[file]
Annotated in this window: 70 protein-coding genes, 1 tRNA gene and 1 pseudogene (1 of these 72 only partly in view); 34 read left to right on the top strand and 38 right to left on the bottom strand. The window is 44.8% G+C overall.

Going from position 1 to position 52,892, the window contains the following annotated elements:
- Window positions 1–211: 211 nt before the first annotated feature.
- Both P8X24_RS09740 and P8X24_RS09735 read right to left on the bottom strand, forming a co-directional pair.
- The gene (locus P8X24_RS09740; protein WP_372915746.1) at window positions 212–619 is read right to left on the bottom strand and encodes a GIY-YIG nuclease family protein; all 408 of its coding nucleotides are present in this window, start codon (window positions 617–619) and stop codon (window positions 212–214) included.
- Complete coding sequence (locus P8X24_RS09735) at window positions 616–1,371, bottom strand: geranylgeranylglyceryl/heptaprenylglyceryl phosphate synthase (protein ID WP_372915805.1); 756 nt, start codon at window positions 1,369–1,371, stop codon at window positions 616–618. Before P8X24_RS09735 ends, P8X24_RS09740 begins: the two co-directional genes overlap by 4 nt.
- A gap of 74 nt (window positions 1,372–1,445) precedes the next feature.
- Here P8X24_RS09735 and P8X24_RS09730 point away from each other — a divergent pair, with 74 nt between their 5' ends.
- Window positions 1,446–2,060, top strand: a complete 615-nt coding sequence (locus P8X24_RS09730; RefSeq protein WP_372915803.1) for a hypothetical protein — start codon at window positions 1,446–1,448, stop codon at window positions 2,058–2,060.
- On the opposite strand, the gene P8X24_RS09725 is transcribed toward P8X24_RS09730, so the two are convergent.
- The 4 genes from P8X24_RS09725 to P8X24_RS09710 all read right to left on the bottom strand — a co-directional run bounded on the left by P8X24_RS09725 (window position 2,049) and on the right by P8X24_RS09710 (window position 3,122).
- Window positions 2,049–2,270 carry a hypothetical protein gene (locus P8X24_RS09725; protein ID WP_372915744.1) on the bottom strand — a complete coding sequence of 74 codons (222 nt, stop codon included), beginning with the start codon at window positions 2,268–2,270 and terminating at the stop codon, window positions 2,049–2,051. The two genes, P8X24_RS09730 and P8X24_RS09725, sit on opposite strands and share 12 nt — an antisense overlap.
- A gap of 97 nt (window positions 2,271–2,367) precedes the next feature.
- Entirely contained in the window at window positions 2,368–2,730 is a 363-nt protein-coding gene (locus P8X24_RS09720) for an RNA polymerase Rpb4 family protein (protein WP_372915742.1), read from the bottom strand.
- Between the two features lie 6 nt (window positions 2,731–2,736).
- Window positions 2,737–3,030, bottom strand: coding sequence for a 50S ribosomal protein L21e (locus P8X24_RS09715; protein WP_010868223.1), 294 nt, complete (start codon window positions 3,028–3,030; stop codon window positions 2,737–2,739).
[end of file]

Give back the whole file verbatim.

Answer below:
Annotated in this window: 70 protein-coding genes, 1 tRNA gene and 1 pseudogene (1 of these 72 only partly in view); 34 read left to right on the top strand and 38 right to left on the bottom strand. The window is 44.8% G+C overall.

Going from position 1 to position 52,892, the window contains the following annotated elements:
- Window positions 1–211: 211 nt before the first annotated feature.
- Both P8X24_RS09740 and P8X24_RS09735 read right to left on the bottom strand, forming a co-directional pair.
- The gene (locus P8X24_RS09740; protein WP_372915746.1) at window positions 212–619 is read right to left on the bottom strand and encodes a GIY-YIG nuclease family protein; all 408 of its coding nucleotides are present in this window, start codon (window positions 617–619) and stop codon (window positions 212–214) included.
- Complete coding sequence (locus P8X24_RS09735) at window positions 616–1,371, bottom strand: geranylgeranylglyceryl/heptaprenylglyceryl phosphate synthase (protein ID WP_372915805.1); 756 nt, start codon at window positions 1,369–1,371, stop codon at window positions 616–618. Before P8X24_RS09735 ends, P8X24_RS09740 begins: the two co-directional genes overlap by 4 nt.
- A gap of 74 nt (window positions 1,372–1,445) precedes the next feature.
- Here P8X24_RS09735 and P8X24_RS09730 point away from each other — a divergent pair, with 74 nt between their 5' ends.
- Window positions 1,446–2,060, top strand: a complete 615-nt coding sequence (locus P8X24_RS09730; RefSeq protein WP_372915803.1) for a hypothetical protein — start codon at window positions 1,446–1,448, stop codon at window positions 2,058–2,060.
- On the opposite strand, the gene P8X24_RS09725 is transcribed toward P8X24_RS09730, so the two are convergent.
- The 4 genes from P8X24_RS09725 to P8X24_RS09710 all read right to left on the bottom strand — a co-directional run bounded on the left by P8X24_RS09725 (window position 2,049) and on the right by P8X24_RS09710 (window position 3,122).
- Window positions 2,049–2,270 carry a hypothetical protein gene (locus P8X24_RS09725; protein ID WP_372915744.1) on the bottom strand — a complete coding sequence of 74 codons (222 nt, stop codon included), beginning with the start codon at window positions 2,268–2,270 and terminating at the stop codon, window positions 2,049–2,051. The two genes, P8X24_RS09730 and P8X24_RS09725, sit on opposite strands and share 12 nt — an antisense overlap.
- A gap of 97 nt (window positions 2,271–2,367) precedes the next feature.
- Entirely contained in the window at window positions 2,368–2,730 is a 363-nt protein-coding gene (locus P8X24_RS09720) for an RNA polymerase Rpb4 family protein (protein WP_372915742.1), read from the bottom strand.
- Between the two features lie 6 nt (window positions 2,731–2,736).
- Window positions 2,737–3,030, bottom strand: coding sequence for a 50S ribosomal protein L21e (locus P8X24_RS09715; protein WP_010868223.1), 294 nt, complete (start codon window positions 3,028–3,030; stop codon window positions 2,737–2,739).